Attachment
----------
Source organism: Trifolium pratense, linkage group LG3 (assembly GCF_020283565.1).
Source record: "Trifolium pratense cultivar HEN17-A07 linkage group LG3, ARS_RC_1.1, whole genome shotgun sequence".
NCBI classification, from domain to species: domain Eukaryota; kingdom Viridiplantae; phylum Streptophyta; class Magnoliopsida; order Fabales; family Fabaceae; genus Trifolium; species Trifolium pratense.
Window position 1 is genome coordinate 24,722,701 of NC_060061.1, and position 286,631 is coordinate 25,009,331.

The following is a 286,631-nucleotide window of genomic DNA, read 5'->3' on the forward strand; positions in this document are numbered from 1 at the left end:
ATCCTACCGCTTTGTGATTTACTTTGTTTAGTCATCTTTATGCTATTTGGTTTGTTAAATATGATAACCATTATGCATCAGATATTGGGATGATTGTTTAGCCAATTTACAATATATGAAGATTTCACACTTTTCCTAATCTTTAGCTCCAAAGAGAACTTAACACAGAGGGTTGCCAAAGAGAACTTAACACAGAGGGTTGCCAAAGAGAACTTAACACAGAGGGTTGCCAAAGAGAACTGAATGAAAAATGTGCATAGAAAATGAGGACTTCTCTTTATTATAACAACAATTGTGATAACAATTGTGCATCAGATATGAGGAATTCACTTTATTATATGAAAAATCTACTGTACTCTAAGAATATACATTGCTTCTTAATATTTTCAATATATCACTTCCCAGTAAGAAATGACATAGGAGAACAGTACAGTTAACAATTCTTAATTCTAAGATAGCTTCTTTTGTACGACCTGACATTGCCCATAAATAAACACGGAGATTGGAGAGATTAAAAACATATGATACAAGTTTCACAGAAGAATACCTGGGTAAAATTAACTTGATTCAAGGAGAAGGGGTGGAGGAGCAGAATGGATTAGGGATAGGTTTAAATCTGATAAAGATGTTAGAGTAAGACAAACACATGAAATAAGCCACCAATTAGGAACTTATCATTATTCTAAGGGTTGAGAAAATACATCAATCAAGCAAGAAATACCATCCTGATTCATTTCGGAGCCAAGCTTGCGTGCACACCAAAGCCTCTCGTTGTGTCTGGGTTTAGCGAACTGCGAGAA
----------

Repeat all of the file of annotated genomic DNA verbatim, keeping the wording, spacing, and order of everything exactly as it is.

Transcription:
Source organism: Trifolium pratense, linkage group LG3 (assembly GCF_020283565.1).
Source record: "Trifolium pratense cultivar HEN17-A07 linkage group LG3, ARS_RC_1.1, whole genome shotgun sequence".
NCBI classification, from domain to species: domain Eukaryota; kingdom Viridiplantae; phylum Streptophyta; class Magnoliopsida; order Fabales; family Fabaceae; genus Trifolium; species Trifolium pratense.
Window position 1 is genome coordinate 24,722,701 of NC_060061.1, and position 286,631 is coordinate 25,009,331.

The following is a 286,631-nucleotide window of genomic DNA, read 5'->3' on the forward strand; positions in this document are numbered from 1 at the left end:
ATCCTACCGCTTTGTGATTTACTTTGTTTAGTCATCTTTATGCTATTTGGTTTGTTAAATATGATAACCATTATGCATCAGATATTGGGATGATTGTTTAGCCAATTTACAATATATGAAGATTTCACACTTTTCCTAATCTTTAGCTCCAAAGAGAACTTAACACAGAGGGTTGCCAAAGAGAACTTAACACAGAGGGTTGCCAAAGAGAACTTAACACAGAGGGTTGCCAAAGAGAACTGAATGAAAAATGTGCATAGAAAATGAGGACTTCTCTTTATTATAACAACAATTGTGATAACAATTGTGCATCAGATATGAGGAATTCACTTTATTATATGAAAAATCTACTGTACTCTAAGAATATACATTGCTTCTTAATATTTTCAATATATCACTTCCCAGTAAGAAATGACATAGGAGAACAGTACAGTTAACAATTCTTAATTCTAAGATAGCTTCTTTTGTACGACCTGACATTGCCCATAAATAAACACGGAGATTGGAGAGATTAAAAACATATGATACAAGTTTCACAGAAGAATACCTGGGTAAAATTAACTTGATTCAAGGAGAAGGGGTGGAGGAGCAGAATGGATTAGGGATAGGTTTAAATCTGATAAAGATGTTAGAGTAAGACAAACACATGAAATAAGCCACCAATTAGGAACTTATCATTATTCTAAGGGTTGAGAAAATACATCAATCAAGCAAGAAATACCATCCTGATTCATTTCGGAGCCAAGCTTGCGTGCACACCAAAGCCTCTCGTTGTGTCTGGGTTTAGCGAACTGCGAGAA